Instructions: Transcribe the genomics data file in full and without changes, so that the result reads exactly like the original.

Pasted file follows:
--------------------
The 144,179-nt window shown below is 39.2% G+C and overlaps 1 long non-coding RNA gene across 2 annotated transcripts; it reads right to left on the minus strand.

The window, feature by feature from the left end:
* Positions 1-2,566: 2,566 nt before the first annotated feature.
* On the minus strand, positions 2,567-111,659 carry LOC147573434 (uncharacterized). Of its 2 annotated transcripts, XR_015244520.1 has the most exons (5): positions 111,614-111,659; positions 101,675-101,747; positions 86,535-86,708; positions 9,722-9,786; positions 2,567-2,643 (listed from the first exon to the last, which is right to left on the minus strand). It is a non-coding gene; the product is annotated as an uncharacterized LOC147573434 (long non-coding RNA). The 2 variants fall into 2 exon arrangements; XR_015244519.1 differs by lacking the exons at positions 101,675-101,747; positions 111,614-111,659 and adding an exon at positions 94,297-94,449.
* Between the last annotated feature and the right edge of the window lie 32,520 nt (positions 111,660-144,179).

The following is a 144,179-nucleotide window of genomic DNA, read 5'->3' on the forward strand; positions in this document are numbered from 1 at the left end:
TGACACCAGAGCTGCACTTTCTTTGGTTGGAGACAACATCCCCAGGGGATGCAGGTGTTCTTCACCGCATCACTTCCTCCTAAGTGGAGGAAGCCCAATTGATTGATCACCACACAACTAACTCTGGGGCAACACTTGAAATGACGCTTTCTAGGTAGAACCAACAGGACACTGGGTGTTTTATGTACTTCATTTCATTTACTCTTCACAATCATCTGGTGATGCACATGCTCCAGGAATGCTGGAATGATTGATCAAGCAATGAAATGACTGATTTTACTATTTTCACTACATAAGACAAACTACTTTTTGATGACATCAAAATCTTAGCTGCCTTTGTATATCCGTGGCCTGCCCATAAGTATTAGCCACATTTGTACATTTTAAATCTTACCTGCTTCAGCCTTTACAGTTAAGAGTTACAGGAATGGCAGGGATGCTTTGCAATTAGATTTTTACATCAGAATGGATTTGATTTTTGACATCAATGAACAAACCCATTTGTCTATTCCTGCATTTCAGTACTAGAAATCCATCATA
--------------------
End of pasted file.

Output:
The 144,179-nt window shown below is 39.2% G+C and overlaps 1 long non-coding RNA gene across 2 annotated transcripts; it reads right to left on the minus strand.

The window, feature by feature from the left end:
* Positions 1-2,566: 2,566 nt before the first annotated feature.
* On the minus strand, positions 2,567-111,659 carry LOC147573434 (uncharacterized). Of its 2 annotated transcripts, XR_015244520.1 has the most exons (5): positions 111,614-111,659; positions 101,675-101,747; positions 86,535-86,708; positions 9,722-9,786; positions 2,567-2,643 (listed from the first exon to the last, which is right to left on the minus strand). It is a non-coding gene; the product is annotated as an uncharacterized LOC147573434 (long non-coding RNA). The 2 variants fall into 2 exon arrangements; XR_015244519.1 differs by lacking the exons at positions 101,675-101,747; positions 111,614-111,659 and adding an exon at positions 94,297-94,449.
* Between the last annotated feature and the right edge of the window lie 32,520 nt (positions 111,660-144,179).

The following is a 144,179-nucleotide window of genomic DNA, read 5'->3' on the forward strand; positions in this document are numbered from 1 at the left end:
TGACACCAGAGCTGCACTTTCTTTGGTTGGAGACAACATCCCCAGGGGATGCAGGTGTTCTTCACCGCATCACTTCCTCCTAAGTGGAGGAAGCCCAATTGATTGATCACCACACAACTAACTCTGGGGCAACACTTGAAATGACGCTTTCTAGGTAGAACCAACAGGACACTGGGTGTTTTATGTACTTCATTTCATTTACTCTTCACAATCATCTGGTGATGCACATGCTCCAGGAATGCTGGAATGATTGATCAAGCAATGAAATGACTGATTTTACTATTTTCACTACATAAGACAAACTACTTTTTGATGACATCAAAATCTTAGCTGCCTTTGTATATCCGTGGCCTGCCCATAAGTATTAGCCACATTTGTACATTTTAAATCTTACCTGCTTCAGCCTTTACAGTTAAGAGTTACAGGAATGGCAGGGATGCTTTGCAATTAGATTTTTACATCAGAATGGATTTGATTTTTGACATCAATGAACAAACCCATTTGTCTATTCCTGCATTTCAGTACTAGAAATCCATCATA